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Type of Paper: Original research article
Tentative Title: A Cross-Disciplinary Analysis of Personalized Outcomes and Prioritized Areas of Concern in a Pragmatic Intervention Trial
Authors: Christina Gundgaard Pedersen (Corresponding author) (1), Nina Nissen (2), Marzcia Techau (2), Helle Johannessen (2), Jacob v.B. Hjelmborg (3), Rita Agdal (2), Robert Zachariae (1), Jan Sørensen (4), Anders Green (5), Anita Lunde (2), Ann Ostenfeldt-Rosenthal (2)
Affiliations:1 Unit of Psychooncology and Health Psychology, Department of Oncology, Aarhus University Hospital & Department of Psychology, Aarhus University, Bartholins Allé 9, 8000 Aarhus C
2 Health, Man and Society, Institute of Public Health, University of Southern Denmark, J.B. Winsløws Vej 9B, 5000 Odense C, Denmark3 Department of Biostatistics, Institute of Public Health, University of Southern Denmark, J.B.Winsløws Vej 9B, 5000 Odense C, Denmark
4 Centre for Applied Health Services Research, Institute of Public Health, University of Southern Denmark, J.B. Winsløws Vej 9B, 5000 Odense C, Denmark
5 Odense Patient Data Explorative Network (OPEN), Institute of Clinical Research, University of Southern Denmark, Campusvej 55, 5230 Odense M, Denmark
Abstract: Purpose: The objective was to explore a cross-disciplinary analysis of personalized outcomes and prioritized areas of concern in a manner that acknowledged all disciplines equally in a pragmatic healing intervention trial among patients treated for colorectal cancer. Specifically, it was examined: 1) if there was consistency between personalized outcome areas and prioritized areas of concern identified in questionnaires and interviews respectively, and, 2) if there was consistency between the disciplines in the type and observed change reported in interviews or on measures related to the identified personalized outcome areas and/or prioritized areas of concern.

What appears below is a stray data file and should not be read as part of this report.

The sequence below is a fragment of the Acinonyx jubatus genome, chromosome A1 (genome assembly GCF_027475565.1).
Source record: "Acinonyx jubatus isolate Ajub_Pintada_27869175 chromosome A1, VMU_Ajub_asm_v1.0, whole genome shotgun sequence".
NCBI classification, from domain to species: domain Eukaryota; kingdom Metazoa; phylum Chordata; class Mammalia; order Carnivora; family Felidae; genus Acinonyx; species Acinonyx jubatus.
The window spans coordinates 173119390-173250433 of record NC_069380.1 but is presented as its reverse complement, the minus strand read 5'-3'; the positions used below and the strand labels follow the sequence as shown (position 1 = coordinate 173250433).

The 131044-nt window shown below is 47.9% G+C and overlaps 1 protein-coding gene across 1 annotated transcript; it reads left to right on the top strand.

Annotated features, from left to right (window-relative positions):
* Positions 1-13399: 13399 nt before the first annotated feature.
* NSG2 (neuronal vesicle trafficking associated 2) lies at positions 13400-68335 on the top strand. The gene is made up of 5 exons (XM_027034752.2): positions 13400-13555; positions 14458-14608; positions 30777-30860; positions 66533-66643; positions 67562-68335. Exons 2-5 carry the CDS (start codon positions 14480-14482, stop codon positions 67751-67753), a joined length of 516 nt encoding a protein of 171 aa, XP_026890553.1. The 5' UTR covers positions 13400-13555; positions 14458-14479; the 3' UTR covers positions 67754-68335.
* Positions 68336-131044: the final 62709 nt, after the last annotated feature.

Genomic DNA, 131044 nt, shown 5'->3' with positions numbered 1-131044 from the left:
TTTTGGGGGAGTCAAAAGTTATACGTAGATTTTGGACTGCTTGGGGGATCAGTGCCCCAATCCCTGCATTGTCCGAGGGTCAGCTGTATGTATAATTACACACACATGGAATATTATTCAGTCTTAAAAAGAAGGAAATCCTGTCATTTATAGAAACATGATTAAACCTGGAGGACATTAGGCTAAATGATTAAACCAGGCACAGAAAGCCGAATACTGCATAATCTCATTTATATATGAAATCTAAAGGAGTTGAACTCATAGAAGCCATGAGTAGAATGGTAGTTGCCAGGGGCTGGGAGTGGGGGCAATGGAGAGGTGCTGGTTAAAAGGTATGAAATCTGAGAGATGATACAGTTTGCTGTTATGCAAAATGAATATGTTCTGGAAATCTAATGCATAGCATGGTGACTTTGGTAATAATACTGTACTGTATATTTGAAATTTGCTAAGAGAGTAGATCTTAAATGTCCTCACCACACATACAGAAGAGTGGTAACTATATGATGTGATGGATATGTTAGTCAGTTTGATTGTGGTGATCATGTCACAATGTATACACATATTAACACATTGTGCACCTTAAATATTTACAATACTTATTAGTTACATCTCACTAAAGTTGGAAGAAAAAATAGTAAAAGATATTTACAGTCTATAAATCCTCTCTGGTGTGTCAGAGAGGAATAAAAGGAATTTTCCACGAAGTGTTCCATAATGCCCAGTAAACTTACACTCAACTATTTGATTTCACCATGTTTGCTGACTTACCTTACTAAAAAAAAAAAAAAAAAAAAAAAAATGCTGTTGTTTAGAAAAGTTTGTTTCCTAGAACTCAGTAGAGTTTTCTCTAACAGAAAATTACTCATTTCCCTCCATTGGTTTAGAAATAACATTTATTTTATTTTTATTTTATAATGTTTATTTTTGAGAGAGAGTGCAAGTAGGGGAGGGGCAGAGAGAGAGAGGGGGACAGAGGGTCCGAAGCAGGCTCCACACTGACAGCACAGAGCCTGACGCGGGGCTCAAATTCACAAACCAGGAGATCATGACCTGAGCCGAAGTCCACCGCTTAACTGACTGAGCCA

Methods: 29 patients treated for colorectal cancer and part of a pragmatic healing intervention trial were interviewed and completed questionnaires assessing quality of life (QoL), depressive symptoms, mood, sleep quality, physical activity (supplemented by physical activity), physical fitness, and late effects at baseline, 1 week, and 2 months post-intervention. They also indicated personalized outcome areas and prioritized areas of concern. Reliable change indices were calculated for relevant outcome data to promote a cross-disciplinary analysis process emphasizing equality between disciplines. A multidisciplinary, interdisciplinary, and transdisciplinary iterative process sought to inform patterns and continued until no new information was gained from the process.
Results: Consistency in topics in focus was found for the majority of participants (N=20/68.9 ). A total of 4 (20 %) of those in intervention group experienced significant reliable changes in their personal outcome areas and 7 (35 %) experienced changes in relation to their prioritized areas of concern. Inconsistency between disciplines (psychology, biology, and anthropology) in type and observed change in personalized outcome areas and/or prioritized areas of concern was found for 10 (41.4 %) in intervention group and 3 (10.3) in control. Inconsistencies were related to only interviews observing changes identified as soft non-specific changes.
Conclusion: A cross-disciplinary iterative process with equality between disciplines was found useful but time consuming method for analyzing experienced changes in relation to personalized outcomes and/or prioritized areas of concern and for identifying patterns of experienced changes in relation to individualized treatment. However, implementation of personalized outcomes requires that participants are guided to realistic expectations in relation to outcomes of unfamiliar interventions, where prioritizing areas of concern was found a useful method in relation to identifying relevant standardized measures. Calculation of reliable change indices was found a useful means of qualitizing quantitative outcomes for triangulation at the individual level.